In our part of the world, Gender-based violence (GBV) is not uncommon. The Middle East and North Africa (MENA) region has long struggled with GBV, with women being the most impacted group.
According to the “Regional Action Plan To Address Gender-Based Violence In The Middle East And North Africa Region” study by The World Bank Group (WBG), at least 40% of MENA women have experienced physical or sexual violence from an intimate partner during their lifetime. The project aims to help spread awareness about this issue and present an action plan to tackle it.
As of now, the MENA region doesn’t have representative data on how common different types of GBV are. Moreover, the most common way to collect data is through demographic and household surveys, but this process is not so easy; there are a lot of factors that might prevent people from sharing their GBV experiences: first of all, it’s a sensitive topic to discuss with a traumatized survivor. Secondly, some believe that the assault that happened behind closed doors is a private, family matter. Thirdly, there is the issue of how violence might be normalized in some households to the point where the victim would not be alarmed enough to talk about it. Lastly, there might be a general distrust in the responsible institutions; so, why bother and report?
However, WBG is persistent to use all available means to help prevent and address GBV. Now there is a regional action plan addressing GBV and this just shows the extreme commitment and awareness of the harmful impact it has on survivors and the community.
Fundamentally, it is important to know about different types of gender-based violence
- Intimate Partner Violence (IPV): This issue is considered a societal problem, not a crime. Moreover, this is the most prevalent type of GBV in MENA. The Status of Arab Women Report of 2017 states that 35% of women in the region have experienced IPV and never reported it to officials or asked for help.
- Non-Partner Violence: This type of GBV includes physical, sexual and psychological violence by a family member, colleague, a friend or a stranger. It also entails sex trafficking, rape and all forms of sexual assault. Furthermore, conflict-afflicted areas or countries have a higher risk of having non-partner violence. Minorities and marginalized persons, such as displaced women or female migrants, are very vulnerable to non-partner violence.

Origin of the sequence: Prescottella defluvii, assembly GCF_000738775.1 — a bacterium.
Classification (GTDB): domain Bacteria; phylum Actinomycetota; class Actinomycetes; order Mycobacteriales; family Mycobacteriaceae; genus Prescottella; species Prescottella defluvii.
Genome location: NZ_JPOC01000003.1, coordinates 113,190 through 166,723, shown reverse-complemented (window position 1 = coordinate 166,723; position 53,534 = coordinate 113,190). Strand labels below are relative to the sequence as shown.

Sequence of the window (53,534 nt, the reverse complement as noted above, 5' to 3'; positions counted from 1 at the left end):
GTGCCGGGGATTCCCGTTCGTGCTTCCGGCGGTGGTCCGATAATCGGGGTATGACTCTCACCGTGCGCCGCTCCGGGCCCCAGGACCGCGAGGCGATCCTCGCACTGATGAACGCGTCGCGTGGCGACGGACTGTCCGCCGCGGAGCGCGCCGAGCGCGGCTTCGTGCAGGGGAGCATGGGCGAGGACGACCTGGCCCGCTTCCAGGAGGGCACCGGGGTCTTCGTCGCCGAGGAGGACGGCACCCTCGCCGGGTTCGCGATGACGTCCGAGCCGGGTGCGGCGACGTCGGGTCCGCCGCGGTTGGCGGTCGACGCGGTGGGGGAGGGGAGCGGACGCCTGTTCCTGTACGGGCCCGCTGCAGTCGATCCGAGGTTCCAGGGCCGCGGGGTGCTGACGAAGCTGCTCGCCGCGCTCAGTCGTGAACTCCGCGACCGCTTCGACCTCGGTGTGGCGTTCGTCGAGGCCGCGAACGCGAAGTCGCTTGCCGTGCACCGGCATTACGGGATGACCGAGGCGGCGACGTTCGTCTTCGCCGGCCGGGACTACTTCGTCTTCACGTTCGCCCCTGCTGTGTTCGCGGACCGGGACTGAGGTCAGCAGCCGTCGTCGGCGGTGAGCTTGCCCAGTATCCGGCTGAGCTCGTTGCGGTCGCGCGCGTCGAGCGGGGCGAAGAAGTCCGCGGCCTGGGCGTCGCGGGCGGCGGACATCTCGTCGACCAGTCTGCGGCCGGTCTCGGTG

- Femicide: The term refers to killing women and girls for “family honor”. Honor crimes and killings are normalized in many areas in MENA; it’s related to the traditional belief that men are the official guardians over females. When a woman does something that is against the social norms, to some people, killing her becomes okay.
- GBV Against Children: Children and adolescents experience GBV on a regular basis. Girls and boys can experience GBV at home or in school. School bullying tends to stunt their educational growth. Along with forced early marriage, children experience physical and sexual violence. Additionally, prostitution and sex trafficking of children are widespread in many MENA countries.
- Female Genital Mutilation/Cutting: It’s the partial or total removal of the external female genitalia for unmedical reasons. It’s a form of GBV that’s justified by traditions and culture and is pretty dominant in rural areas in the Middle East. However, its psychological impact is horrid and irreversible.
- Sexual Harassment: Violation of the body for sexual purposes is something that a lot of women go through. Just in Egypt, 99.3% of women have experienced sexual harassment. Women are subject to harassment in public places, schools and even the workplace.